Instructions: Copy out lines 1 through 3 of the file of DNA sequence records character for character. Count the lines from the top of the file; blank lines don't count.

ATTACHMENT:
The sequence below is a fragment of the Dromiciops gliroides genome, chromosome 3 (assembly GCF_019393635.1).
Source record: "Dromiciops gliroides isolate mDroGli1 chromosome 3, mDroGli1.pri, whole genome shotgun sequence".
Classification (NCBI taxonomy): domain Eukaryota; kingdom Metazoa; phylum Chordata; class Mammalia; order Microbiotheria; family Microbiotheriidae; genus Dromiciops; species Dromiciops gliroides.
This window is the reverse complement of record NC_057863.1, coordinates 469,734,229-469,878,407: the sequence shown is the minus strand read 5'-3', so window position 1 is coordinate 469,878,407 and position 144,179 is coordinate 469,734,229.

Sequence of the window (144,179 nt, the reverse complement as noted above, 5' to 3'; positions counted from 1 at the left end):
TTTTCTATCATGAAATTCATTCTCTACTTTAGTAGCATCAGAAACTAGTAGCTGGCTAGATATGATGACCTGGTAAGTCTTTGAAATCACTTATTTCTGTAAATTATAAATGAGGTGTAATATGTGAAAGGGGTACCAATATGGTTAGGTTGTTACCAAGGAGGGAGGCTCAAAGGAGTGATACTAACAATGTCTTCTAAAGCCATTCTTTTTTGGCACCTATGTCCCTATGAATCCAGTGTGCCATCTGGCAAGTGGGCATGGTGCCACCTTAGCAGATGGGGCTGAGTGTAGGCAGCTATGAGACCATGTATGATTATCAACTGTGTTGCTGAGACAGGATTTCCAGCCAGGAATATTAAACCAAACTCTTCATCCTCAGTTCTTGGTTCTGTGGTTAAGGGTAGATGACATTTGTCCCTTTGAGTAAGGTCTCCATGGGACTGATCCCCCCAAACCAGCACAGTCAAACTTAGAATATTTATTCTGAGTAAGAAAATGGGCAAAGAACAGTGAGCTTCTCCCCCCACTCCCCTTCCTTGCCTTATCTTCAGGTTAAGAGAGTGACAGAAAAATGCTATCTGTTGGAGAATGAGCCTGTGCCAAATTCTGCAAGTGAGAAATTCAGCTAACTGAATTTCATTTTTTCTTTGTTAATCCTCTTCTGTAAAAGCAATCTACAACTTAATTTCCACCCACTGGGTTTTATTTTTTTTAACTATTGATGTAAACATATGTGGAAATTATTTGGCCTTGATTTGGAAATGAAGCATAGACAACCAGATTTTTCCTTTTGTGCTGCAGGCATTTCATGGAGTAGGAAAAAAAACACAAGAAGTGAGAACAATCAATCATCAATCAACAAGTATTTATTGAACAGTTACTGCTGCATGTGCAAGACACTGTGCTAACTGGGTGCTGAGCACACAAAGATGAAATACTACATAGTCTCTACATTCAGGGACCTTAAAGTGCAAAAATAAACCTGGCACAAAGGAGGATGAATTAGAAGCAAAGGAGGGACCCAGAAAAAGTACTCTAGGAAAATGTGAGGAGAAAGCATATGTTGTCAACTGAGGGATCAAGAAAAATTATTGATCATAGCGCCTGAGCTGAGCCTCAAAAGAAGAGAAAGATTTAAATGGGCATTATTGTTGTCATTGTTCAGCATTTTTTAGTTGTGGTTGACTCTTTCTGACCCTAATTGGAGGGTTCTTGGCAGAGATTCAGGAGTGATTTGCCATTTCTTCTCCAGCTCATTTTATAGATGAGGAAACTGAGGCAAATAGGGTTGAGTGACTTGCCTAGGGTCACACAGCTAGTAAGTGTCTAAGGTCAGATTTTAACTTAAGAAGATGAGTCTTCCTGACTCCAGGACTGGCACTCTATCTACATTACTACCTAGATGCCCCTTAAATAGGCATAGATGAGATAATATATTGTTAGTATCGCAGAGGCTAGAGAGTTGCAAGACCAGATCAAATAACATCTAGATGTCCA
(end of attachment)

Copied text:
The sequence below is a fragment of the Dromiciops gliroides genome, chromosome 3 (assembly GCF_019393635.1).
Source record: "Dromiciops gliroides isolate mDroGli1 chromosome 3, mDroGli1.pri, whole genome shotgun sequence".
Classification (NCBI taxonomy): domain Eukaryota; kingdom Metazoa; phylum Chordata; class Mammalia; order Microbiotheria; family Microbiotheriidae; genus Dromiciops; species Dromiciops gliroides.